About Hashimotos

For 90% of Americans, hypothyroidism is caused by Hashimoto’s, an autoimmune thyroid disease.

Hashimotos is an autoimmune disease in which the immune system mistakenly recognizes the thyroid tissue cells as foreign and begins attacking and destroying them. It produces antibodies to the thyroid. And as you may recall, once you have antibodies towards a specific “invader”, you have it for life.

An autoimmune disease is not curable, but it can be kept in “remission” or inactive. Not everything discussed here will apply to you; many things will. And yet, some are absolutely essential to everyone with Hashimoto’s such as being completely gluten free. This is a necessary step to save your thyroid gland from destruction.

Lost libido can signal need to manage Hashimoto’s

 libido and health

Do you vaguely remember a time when you had a libido? Sexual desire is a sign of good health and if yours is absent, it may be your body needs a tune up. Of course major stressors and unmanaged Hashimoto’s hypothyroidism can squash your libido, but you should otherwise consider it a normal part of life. If yours has gone missing it’s your body’s way of raising a red flag to gain your attention and tend to your Hashimoto’s hypothyroidism.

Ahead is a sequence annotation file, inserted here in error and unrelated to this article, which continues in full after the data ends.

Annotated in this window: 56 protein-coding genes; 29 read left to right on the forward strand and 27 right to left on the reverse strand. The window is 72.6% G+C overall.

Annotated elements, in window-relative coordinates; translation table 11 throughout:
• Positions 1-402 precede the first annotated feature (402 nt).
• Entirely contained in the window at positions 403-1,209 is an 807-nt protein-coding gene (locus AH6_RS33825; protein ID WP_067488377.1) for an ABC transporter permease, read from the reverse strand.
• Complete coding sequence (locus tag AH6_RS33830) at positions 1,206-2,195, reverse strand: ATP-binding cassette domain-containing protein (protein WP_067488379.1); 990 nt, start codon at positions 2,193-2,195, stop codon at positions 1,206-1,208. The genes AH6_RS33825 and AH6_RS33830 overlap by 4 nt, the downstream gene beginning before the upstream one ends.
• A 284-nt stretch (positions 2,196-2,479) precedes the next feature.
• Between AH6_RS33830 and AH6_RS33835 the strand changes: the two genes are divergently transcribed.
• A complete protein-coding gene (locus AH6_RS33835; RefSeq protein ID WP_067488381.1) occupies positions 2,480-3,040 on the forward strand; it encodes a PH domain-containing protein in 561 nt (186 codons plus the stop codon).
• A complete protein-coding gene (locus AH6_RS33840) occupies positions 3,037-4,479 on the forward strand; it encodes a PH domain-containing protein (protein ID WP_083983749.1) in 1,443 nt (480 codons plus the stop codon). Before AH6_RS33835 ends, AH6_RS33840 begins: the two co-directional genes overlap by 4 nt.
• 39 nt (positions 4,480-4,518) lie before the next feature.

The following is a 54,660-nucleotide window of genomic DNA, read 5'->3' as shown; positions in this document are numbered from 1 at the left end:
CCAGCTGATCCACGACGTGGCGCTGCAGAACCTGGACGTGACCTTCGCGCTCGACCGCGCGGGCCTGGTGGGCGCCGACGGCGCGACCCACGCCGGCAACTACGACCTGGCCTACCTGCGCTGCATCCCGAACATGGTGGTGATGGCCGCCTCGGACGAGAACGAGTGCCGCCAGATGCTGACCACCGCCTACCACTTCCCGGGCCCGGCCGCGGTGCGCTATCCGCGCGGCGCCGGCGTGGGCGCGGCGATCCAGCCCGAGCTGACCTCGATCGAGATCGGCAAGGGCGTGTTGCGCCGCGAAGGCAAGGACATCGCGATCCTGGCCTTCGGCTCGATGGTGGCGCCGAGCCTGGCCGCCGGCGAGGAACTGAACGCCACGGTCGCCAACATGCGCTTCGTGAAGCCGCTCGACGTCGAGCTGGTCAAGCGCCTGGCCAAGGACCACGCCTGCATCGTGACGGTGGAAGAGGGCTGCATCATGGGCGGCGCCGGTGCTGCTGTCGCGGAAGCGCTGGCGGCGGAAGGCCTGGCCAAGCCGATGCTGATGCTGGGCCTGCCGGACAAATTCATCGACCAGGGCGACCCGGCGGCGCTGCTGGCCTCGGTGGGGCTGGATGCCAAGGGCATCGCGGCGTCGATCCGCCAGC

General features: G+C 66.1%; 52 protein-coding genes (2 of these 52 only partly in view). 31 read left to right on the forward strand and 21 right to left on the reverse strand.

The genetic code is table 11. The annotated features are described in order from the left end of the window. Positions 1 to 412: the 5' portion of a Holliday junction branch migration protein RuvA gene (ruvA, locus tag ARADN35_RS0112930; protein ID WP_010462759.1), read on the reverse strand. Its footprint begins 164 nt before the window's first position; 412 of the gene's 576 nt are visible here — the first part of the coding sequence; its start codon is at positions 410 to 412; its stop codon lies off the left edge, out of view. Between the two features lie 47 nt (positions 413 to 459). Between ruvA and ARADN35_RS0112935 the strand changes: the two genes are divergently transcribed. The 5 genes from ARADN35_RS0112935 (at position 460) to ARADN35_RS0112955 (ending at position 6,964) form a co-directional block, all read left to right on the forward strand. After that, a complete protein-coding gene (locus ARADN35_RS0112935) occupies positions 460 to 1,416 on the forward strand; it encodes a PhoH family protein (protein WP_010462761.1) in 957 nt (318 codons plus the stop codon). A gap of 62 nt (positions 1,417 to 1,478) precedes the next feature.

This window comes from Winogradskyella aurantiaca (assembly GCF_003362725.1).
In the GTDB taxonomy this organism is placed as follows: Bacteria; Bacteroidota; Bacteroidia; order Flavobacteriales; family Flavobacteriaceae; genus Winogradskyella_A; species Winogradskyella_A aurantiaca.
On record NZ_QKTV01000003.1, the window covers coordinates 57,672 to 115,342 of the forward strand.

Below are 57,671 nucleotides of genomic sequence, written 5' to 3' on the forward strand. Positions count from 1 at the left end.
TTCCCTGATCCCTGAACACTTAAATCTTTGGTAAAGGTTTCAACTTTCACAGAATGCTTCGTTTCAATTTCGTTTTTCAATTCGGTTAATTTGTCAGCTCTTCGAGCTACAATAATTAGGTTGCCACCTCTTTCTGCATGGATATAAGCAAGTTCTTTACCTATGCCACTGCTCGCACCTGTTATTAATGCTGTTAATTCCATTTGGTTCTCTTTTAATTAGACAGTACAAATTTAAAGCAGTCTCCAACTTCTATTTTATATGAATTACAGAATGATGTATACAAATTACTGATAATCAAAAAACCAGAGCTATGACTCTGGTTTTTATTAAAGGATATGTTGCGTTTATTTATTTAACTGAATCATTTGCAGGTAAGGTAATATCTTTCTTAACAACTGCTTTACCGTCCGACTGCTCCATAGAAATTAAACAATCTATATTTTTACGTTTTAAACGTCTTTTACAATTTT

People who use functional medicine to improve their health commonly report a return of their libido, even though that may not be what drove them to seek help in the first place. Instead they may have come for Hashimoto’s hypothyroidism, depression, fatigue, pain, or some other chronic condition.

When a chronic health issue has you in its grips, it’s no wonder libido disappears — coping with constant illness and discomfort leaves room for little else. On the other hand, some people’s chronic issues are subtle enough they don’t know their health is flagging, just that their libido is.

Factors that can cause low libido when you have Hashimoto’s hypothyroidism

Below are some factors that can contribute to your loss of libido: